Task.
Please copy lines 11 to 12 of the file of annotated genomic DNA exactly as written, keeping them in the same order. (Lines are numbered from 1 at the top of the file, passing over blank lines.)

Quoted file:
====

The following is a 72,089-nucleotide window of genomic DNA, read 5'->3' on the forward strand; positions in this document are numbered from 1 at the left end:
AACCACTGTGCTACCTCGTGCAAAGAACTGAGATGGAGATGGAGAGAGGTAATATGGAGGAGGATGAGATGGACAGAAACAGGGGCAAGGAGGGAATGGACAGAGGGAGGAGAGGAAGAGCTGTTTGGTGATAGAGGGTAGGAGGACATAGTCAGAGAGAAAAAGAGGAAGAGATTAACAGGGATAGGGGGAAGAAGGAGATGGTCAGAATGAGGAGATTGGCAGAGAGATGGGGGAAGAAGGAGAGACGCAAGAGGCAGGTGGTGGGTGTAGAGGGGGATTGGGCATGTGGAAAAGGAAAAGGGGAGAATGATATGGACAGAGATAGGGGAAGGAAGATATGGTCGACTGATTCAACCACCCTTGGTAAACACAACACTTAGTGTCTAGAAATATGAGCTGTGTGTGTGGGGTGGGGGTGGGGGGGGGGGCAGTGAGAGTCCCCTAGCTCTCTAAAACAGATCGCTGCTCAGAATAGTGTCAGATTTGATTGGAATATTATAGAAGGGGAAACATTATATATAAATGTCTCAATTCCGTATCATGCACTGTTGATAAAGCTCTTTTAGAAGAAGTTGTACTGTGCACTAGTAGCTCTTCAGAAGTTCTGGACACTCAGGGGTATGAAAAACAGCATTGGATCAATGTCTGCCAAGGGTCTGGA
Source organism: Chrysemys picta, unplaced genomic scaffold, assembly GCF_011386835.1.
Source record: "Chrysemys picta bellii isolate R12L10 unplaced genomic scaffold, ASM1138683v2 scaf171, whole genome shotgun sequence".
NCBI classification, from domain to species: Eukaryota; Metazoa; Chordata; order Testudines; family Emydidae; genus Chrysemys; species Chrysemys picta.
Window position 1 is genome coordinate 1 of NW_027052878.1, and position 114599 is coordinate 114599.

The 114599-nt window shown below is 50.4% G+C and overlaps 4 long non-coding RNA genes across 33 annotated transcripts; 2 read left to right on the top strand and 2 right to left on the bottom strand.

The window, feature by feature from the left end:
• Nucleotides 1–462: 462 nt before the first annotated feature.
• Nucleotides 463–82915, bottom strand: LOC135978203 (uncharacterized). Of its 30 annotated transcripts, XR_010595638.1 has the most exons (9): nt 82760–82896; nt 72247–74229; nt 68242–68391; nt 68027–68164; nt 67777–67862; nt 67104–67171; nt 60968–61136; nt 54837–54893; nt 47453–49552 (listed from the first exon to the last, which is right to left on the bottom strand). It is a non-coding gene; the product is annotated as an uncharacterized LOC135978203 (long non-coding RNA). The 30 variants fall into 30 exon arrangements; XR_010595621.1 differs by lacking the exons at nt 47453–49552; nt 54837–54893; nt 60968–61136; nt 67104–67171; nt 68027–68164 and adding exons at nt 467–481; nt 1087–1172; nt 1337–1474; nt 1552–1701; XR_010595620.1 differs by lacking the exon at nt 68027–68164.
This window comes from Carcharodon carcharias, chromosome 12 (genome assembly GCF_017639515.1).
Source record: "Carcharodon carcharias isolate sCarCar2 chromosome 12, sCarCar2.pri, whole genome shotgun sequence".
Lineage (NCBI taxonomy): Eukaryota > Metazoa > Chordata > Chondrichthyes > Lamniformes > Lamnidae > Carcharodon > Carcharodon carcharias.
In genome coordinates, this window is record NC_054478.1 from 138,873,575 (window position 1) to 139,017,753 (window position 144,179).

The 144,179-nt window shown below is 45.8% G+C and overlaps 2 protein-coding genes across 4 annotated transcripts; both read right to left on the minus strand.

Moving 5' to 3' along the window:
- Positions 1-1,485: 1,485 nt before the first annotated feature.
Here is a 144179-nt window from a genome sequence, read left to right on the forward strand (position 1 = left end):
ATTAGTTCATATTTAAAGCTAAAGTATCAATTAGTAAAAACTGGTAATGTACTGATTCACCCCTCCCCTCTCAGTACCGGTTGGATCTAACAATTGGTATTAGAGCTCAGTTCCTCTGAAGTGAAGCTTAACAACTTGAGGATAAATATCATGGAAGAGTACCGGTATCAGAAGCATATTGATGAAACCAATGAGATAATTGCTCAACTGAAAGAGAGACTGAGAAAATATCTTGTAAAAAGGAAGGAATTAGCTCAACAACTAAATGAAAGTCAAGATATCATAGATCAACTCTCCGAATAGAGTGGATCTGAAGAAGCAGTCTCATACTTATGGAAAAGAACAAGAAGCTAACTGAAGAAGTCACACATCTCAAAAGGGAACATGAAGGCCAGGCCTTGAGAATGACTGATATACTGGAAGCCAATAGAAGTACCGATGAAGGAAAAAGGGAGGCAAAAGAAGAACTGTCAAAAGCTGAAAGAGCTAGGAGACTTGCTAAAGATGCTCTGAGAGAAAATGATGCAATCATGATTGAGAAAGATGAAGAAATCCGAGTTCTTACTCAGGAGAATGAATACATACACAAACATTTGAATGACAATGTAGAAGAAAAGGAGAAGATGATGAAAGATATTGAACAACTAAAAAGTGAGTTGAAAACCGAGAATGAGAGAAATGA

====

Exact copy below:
This window comes from Carcharodon carcharias, chromosome 12 (genome assembly GCF_017639515.1).
Source record: "Carcharodon carcharias isolate sCarCar2 chromosome 12, sCarCar2.pri, whole genome shotgun sequence".